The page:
CesAB is an enteropathogenic Escherichia coli chaperone for the type-III translocator proteins EspA and EspB
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Colleges, School and Institutes
Enteropathogenic Escherichia coli (EPEC) are extracellular pathogens that colonize mucosal surfaces of the intestine via formation of attaching and effacing (A/E) lesions. The genes responsible for induction of the A/E lesions are located on a pathogenicity island, termed the locus of enterocyte effacement (LEE), which encodes the adhesin intimin and the type III secretion system needle complex, translocator and effector proteins. One of the major EPEC translocator proteins, EspA, forms a filamentous conduit along which secreted proteins travel before they arrive at the translocation pore in the plasma membrane of the host cell, which is composed of EspB and EspD. Prior to secretion, many type III proteins, including translocators, are maintained in the bacterial cytoplasm by association with a specific chaperone. In EPEC, chaperones have been identified for the effector proteins Tir, Map and EspF, and the translocator proteins EspD and EspB. In this study, CesAB (Orf3 of the LEE) was identified as a chaperone for EspA and EspB. Specific CesAB-EspA and CesAB-EspB protein interactions are demonstrated. CesAB was essential for stability of EspA within the bacterial cell prior to secretion. Furthermore, a cesAB mutant failed to secrete EspA, as well as EspB, to assemble EspA filaments, to induce A/E lesion following infection of HEp-2 cells and to adhere to, or cause haemolysis of, erythrocytes.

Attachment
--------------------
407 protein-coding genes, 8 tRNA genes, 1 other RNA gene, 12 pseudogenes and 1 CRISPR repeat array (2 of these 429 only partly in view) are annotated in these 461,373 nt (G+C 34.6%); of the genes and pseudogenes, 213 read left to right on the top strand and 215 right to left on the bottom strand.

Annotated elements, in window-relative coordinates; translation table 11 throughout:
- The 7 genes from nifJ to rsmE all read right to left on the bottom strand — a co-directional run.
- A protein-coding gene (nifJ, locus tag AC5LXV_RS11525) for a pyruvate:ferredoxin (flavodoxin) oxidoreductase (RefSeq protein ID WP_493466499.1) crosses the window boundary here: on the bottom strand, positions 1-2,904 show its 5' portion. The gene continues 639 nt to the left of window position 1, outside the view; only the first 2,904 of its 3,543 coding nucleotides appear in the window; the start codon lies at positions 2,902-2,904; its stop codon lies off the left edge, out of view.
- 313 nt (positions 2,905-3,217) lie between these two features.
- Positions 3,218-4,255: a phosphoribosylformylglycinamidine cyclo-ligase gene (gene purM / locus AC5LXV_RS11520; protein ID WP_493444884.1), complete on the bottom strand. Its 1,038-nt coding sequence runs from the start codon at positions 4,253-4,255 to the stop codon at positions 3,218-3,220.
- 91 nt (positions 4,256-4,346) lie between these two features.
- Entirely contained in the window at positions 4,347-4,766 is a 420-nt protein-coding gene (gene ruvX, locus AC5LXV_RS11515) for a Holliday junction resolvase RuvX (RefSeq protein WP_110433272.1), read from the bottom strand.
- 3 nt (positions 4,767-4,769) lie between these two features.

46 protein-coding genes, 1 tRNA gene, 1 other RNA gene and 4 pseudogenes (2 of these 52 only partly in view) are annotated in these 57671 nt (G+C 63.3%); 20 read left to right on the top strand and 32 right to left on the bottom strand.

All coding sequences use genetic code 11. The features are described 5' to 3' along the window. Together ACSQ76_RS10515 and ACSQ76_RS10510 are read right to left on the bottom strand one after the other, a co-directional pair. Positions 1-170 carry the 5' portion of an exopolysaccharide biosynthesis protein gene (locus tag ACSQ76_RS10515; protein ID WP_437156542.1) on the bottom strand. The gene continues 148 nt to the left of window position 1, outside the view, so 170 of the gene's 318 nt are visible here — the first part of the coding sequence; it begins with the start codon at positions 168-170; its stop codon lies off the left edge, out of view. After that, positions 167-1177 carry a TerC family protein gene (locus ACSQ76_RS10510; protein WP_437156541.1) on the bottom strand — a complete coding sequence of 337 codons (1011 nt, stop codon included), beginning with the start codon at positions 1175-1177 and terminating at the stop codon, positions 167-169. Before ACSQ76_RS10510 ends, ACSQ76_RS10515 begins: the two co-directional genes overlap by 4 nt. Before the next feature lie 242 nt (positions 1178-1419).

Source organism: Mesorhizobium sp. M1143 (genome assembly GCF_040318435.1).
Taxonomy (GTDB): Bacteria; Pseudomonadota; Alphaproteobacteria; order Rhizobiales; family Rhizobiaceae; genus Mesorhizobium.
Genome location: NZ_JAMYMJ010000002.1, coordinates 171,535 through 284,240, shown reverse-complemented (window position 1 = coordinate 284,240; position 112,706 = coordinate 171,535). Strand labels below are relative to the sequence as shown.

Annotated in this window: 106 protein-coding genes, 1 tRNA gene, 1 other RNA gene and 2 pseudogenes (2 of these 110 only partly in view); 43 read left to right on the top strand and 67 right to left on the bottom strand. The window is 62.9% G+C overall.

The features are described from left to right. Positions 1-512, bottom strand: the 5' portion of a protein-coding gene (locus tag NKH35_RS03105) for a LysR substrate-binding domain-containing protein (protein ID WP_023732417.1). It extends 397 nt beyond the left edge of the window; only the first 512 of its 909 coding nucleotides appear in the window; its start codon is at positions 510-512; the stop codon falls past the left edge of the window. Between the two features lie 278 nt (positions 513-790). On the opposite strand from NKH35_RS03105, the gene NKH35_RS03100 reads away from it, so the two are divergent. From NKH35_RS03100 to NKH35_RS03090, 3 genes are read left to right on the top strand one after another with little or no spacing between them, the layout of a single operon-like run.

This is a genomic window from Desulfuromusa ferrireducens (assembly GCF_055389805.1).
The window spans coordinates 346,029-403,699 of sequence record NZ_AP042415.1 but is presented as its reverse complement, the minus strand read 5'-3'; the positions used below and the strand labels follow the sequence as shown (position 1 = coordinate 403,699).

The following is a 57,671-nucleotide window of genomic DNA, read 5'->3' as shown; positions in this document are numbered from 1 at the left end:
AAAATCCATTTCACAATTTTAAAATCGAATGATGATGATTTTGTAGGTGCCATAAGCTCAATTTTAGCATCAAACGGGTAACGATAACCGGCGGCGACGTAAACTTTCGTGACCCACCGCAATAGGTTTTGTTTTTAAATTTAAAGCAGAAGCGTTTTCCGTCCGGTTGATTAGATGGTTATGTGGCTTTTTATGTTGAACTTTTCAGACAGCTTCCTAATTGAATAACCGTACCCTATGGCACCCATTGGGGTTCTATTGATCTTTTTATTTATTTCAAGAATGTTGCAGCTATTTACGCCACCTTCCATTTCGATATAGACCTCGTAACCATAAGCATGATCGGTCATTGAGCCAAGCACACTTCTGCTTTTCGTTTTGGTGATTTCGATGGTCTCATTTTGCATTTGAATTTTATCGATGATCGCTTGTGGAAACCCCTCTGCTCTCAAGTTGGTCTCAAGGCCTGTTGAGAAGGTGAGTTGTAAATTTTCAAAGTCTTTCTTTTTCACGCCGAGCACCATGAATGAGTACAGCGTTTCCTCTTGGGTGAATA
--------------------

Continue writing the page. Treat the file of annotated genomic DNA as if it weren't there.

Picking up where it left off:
|Number of pages||9|
|Publication status||Published - 1 Dec 2003|